If you are lucky enough have normal vision, you may take healthy eyes for granted. But if you started wearing glasses early in life or recently learned you needed them, you may be more aware of and concerned about your eyes and vision.
As we age, protecting eyesight becomes more important than ever; that's because with age comes vulnerability to degenerative eye diseases like age-related macular degeneration (AMD).
Many people close to me are affected by this disease, and the heartbreak and difficulty I witness is distressing. It can strike virtually any of us. It's tough to treat. And it can lead to severely impaired vision—or even blindness.
AMD is the leading cause of vision loss among people 50 and older. It causes damage to the macula, which is a small spot near the center of the retina; it's the part of the eye that you need for sharp, central vision that allows you to see objects that are straight ahead.
In some people, AMD progresses slowly, and their vision loss does not occur for a long time. In others, the progression is faster and can lead to loss of vision in one or both eyes. Risk factors include smoking, race (it's more common among Caucasians than among African-Americans or Hispanics/Latinos) and family history (people with a family history of AMD are at higher risk).
Enough bad news. What's the good news?
Researchers have found a link between AMD and some simple lifestyle choices, and you may be able to reduce your risk for AMD—or slow its progression—by making some healthy choices:
- Avoid smoking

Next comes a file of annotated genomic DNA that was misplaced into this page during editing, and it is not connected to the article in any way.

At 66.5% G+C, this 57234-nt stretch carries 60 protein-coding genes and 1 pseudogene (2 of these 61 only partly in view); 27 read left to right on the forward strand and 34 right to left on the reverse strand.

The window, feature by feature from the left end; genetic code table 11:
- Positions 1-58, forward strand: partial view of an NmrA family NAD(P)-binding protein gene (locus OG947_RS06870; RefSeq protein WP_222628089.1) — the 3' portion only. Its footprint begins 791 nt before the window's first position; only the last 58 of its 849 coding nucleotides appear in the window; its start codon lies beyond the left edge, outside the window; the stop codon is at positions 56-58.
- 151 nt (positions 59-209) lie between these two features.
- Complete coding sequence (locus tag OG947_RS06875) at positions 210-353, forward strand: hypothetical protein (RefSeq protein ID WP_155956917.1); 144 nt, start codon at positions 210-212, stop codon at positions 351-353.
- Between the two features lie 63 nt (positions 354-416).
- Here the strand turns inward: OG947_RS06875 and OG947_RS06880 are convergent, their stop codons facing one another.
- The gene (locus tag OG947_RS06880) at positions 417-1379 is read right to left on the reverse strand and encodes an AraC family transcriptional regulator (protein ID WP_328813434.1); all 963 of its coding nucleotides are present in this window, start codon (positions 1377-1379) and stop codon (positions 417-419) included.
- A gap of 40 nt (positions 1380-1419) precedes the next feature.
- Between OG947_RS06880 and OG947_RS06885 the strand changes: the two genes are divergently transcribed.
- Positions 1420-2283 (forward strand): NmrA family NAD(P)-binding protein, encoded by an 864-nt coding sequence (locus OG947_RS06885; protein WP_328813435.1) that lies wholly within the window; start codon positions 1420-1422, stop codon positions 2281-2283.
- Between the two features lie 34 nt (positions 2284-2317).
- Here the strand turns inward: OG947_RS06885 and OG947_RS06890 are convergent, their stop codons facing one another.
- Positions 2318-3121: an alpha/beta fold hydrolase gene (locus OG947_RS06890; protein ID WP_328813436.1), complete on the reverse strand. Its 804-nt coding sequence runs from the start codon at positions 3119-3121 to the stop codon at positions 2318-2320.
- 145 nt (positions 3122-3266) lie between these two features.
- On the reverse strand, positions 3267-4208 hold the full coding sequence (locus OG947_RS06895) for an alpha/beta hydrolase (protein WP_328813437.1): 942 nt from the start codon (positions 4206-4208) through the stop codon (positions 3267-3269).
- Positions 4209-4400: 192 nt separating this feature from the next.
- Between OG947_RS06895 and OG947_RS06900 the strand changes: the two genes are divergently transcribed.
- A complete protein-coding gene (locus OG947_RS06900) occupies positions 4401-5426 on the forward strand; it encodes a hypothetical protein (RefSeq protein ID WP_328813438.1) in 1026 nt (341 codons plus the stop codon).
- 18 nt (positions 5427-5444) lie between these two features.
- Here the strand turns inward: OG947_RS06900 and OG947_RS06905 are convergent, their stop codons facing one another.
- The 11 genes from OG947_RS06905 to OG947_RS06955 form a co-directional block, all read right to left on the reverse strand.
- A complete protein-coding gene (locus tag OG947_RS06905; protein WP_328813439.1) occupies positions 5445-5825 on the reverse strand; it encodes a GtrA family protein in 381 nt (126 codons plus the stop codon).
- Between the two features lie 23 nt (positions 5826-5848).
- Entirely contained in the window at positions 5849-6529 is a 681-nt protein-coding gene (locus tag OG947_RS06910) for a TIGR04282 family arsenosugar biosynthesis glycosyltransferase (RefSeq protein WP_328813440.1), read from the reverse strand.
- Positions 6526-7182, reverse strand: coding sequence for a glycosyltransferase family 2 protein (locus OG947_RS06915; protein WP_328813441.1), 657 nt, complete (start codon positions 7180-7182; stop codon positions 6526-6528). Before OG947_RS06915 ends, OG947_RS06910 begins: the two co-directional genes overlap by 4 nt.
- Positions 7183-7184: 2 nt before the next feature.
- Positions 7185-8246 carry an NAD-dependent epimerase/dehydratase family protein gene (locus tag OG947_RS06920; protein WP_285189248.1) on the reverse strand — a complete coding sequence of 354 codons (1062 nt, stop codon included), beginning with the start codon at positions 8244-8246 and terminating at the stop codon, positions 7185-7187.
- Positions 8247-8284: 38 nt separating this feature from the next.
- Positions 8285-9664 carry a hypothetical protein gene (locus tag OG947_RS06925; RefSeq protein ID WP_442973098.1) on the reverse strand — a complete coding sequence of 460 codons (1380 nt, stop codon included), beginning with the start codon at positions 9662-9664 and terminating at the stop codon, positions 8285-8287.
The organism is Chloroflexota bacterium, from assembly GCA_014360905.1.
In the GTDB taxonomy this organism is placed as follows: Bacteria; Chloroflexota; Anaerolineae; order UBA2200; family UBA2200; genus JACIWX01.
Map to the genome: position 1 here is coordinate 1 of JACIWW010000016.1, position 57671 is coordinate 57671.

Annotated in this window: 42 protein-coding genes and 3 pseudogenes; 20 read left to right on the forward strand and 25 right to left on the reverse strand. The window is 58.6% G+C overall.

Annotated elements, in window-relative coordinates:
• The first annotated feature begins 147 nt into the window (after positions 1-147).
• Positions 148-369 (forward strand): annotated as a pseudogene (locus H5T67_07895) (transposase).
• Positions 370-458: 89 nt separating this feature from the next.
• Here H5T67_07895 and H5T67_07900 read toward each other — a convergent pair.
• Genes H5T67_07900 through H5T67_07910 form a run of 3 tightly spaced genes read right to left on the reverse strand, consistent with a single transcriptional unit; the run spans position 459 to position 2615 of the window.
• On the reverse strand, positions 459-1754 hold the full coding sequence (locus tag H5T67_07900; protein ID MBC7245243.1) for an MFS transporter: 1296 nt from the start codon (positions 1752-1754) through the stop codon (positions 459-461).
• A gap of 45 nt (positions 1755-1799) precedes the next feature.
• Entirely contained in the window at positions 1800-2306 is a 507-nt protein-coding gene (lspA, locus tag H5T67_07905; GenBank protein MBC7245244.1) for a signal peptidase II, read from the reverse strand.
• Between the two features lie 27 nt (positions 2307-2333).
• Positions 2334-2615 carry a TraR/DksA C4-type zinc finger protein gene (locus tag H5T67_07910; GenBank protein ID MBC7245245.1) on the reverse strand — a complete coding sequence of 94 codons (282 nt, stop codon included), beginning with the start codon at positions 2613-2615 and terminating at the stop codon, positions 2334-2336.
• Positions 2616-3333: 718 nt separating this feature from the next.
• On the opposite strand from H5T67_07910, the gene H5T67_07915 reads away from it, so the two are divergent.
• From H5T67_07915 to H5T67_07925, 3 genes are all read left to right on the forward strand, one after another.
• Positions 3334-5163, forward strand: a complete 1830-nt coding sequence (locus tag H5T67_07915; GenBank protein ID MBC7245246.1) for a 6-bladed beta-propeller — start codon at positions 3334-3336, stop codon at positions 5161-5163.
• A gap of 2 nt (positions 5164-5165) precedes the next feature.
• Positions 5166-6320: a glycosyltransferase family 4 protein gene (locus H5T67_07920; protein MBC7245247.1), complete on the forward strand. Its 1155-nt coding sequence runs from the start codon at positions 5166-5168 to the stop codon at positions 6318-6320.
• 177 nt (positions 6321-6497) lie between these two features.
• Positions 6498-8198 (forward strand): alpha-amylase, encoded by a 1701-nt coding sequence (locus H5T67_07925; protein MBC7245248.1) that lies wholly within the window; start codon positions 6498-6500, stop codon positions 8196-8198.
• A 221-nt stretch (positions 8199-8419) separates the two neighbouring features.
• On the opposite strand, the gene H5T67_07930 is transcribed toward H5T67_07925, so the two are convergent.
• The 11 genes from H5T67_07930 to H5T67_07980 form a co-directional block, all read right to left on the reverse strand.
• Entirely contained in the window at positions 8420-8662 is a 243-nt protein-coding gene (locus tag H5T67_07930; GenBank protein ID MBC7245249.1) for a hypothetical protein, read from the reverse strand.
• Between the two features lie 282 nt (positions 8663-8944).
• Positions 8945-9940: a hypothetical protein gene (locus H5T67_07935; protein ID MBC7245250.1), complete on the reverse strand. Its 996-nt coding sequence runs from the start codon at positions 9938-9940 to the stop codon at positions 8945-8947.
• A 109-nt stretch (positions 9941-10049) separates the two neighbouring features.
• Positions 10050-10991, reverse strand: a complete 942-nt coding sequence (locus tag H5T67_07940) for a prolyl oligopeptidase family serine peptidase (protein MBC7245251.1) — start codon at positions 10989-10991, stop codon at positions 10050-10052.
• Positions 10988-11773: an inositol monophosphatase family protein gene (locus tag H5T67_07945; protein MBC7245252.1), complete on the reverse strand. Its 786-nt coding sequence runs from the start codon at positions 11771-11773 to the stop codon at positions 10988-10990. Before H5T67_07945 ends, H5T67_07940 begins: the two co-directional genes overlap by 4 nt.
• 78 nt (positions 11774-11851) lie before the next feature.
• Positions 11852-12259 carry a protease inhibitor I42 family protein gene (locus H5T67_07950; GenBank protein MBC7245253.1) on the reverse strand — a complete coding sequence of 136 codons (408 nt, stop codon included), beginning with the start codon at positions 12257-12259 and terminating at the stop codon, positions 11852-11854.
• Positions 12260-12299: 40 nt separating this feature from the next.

- Maintain normal blood pressure and cholesterol levels
- Eat a healthy diet rich in green, leafy veggies and fish
- Exercise regularly
In fact, a recent study found that aerobic exercise could benefit your retinas. OK, the study was done on mice, and the image of mice running on treadmills might make you giggle. But when electrical activity of their retinas was measured, the mice that exercised showed two times greater function compared with the inactive mice. Even though their eyes were exposed to damaging bright light, the mice in the exercise group had twice as many healthy photoreceptors as did the inactive mice.
If you need more solid evidence, there were women who were studied in a different initiative, and evidence was found that maintaining a regimen of daily physical activity influenced long-term preservation of vision. It helps, too, to follow the U.S. Dietary Guidelines.
I don't know about you, but since there's no cure for AMD, rather than feel helpless and frightened, I'm happy to empower myself as much as possible and fight to reduce my risk by going outside for a long walk, hitting the gym or taking my bike out for a spin.